- Dry Flies/Foam Bugs: During the summer, there is a plethora of different mayflies and other insects that use your water system as a part of their lifecycle. Bass will take advantage of any easy opportunity to fill their belly, even when it comes to eating a mayfly off the surface. So, it is better to be prepared and carry a handful of dry flies with you just in case. Also, it is a good idea to carry a variety of hoppers, dragonflies, damselflies, and beetle patterns. I like tying these patterns with foam because they will float all day.
The Popper-Dropper technique is a great one to use and I have had a lot of success with it. Fishing a small popper and attaching a small nymph or crayfish off the back is a great way to raise your chances when the bass are really spooky. The popper acts like an indicator in a way. Most of the time the popper will work to get the bass attention and then they will eat the dropper fly. This is a great presentation for pressured waters.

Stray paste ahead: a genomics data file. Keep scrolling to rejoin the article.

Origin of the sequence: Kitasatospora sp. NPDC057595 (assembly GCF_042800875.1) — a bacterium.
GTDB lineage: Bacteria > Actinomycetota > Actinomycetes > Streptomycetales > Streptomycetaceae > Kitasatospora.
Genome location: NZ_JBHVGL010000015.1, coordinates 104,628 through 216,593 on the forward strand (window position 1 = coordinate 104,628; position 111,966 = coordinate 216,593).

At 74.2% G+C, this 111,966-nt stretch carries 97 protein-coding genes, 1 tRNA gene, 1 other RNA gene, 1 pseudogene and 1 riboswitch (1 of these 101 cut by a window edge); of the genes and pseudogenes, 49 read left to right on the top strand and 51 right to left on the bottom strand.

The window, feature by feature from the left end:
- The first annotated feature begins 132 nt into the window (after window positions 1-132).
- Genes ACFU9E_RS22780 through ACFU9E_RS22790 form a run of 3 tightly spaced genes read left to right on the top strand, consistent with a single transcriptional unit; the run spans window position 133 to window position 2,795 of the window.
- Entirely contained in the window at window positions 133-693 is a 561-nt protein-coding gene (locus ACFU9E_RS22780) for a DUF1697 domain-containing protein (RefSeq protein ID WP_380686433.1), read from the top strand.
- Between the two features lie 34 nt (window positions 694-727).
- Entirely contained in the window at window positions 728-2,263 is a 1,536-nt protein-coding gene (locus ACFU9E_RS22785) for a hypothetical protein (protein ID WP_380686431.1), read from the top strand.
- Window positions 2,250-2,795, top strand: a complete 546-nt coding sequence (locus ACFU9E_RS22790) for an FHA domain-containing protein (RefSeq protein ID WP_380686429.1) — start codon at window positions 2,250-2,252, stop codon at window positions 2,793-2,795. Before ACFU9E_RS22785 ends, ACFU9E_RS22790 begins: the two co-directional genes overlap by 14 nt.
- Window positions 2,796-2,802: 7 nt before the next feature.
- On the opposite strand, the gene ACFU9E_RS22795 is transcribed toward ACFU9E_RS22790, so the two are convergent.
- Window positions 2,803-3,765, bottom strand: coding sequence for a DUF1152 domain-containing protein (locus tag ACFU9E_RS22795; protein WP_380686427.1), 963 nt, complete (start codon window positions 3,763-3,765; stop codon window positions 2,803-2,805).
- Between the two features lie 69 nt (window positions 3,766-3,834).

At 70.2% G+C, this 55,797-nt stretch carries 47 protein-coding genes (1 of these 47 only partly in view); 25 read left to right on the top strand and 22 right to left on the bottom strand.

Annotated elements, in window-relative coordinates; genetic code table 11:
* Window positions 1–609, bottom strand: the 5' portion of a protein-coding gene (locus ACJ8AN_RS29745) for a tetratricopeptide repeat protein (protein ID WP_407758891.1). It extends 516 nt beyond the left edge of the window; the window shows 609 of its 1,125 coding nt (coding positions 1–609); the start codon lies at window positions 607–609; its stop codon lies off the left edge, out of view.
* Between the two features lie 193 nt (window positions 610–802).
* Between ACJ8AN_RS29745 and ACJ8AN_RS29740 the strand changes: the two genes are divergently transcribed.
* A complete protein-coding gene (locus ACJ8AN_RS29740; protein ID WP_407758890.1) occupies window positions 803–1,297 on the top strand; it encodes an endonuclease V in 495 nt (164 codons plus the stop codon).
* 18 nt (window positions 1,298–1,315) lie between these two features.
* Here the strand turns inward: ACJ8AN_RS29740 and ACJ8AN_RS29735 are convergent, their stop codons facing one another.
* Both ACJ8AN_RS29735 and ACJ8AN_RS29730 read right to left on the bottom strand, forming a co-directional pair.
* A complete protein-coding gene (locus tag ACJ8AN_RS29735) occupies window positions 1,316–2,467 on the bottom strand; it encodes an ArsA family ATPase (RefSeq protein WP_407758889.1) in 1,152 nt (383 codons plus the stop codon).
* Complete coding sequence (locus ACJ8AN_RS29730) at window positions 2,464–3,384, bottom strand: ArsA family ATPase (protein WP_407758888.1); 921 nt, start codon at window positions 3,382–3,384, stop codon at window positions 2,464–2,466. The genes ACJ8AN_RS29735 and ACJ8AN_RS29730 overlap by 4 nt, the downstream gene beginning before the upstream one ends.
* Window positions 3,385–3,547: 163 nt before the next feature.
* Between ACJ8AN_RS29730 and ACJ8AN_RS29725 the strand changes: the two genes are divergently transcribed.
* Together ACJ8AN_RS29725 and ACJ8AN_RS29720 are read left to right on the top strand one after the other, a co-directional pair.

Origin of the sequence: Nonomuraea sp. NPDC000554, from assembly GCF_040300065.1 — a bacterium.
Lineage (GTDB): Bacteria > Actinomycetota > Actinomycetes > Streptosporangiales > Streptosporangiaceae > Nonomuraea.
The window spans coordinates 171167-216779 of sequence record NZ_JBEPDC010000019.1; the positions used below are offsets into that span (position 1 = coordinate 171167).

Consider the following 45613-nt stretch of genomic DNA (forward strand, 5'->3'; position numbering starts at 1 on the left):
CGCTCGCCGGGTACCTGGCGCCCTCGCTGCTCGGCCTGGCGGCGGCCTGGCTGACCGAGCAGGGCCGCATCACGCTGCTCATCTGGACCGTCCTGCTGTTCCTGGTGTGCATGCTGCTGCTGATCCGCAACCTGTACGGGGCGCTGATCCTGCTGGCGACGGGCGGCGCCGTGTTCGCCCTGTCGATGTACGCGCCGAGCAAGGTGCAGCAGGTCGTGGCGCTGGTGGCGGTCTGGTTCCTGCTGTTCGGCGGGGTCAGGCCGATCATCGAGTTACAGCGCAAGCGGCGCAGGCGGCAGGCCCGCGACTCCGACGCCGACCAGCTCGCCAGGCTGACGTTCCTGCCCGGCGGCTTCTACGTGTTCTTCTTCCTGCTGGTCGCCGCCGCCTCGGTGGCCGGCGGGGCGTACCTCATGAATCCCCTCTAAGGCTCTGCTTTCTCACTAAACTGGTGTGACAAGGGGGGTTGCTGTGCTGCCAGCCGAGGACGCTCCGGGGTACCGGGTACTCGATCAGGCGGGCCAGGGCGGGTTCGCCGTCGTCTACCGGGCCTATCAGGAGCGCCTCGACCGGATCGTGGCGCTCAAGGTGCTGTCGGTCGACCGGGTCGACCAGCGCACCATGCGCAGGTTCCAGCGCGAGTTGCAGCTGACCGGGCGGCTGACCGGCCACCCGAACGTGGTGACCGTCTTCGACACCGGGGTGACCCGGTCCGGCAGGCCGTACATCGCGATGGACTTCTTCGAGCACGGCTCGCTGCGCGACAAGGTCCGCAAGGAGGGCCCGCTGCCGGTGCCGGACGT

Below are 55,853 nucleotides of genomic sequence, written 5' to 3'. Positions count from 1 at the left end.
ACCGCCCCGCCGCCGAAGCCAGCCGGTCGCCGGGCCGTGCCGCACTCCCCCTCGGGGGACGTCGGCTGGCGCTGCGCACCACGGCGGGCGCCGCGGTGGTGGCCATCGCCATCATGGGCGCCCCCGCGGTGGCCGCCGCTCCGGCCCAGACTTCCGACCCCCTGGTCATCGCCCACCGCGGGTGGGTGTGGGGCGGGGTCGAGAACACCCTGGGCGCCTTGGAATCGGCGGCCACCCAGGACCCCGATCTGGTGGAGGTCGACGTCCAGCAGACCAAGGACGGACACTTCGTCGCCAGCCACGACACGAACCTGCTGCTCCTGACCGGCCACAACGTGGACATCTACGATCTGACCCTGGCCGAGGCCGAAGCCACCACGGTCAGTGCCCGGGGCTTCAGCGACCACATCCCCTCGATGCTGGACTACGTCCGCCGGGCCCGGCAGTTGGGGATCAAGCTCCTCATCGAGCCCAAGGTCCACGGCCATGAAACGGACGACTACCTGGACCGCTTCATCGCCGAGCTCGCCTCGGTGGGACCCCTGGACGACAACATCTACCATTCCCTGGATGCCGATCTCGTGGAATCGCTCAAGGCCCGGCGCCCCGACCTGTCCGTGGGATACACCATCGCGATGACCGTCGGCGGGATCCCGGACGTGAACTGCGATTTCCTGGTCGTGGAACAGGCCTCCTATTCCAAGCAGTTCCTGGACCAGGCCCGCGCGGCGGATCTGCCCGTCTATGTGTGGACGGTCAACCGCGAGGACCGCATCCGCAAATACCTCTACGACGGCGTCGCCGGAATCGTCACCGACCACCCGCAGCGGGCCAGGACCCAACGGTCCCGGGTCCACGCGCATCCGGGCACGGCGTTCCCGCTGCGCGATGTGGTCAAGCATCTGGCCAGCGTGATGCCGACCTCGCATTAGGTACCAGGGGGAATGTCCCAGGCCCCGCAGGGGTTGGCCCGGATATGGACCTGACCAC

Summertime usually means lower water with flows and crystal clear clarity. This means that longer and more precise casts will be the name of the game. You will need a leader set up of at least 9 foot, but could use up to 10 foot. I normally try to get away with using a 12 lb test for the tippet portion of my leader. If I am getting refusals or spooking fish I will bump it down to 10 lb or 8lb. 8lb being the lowest test I will use because using anything less than that is like asking to lose fish.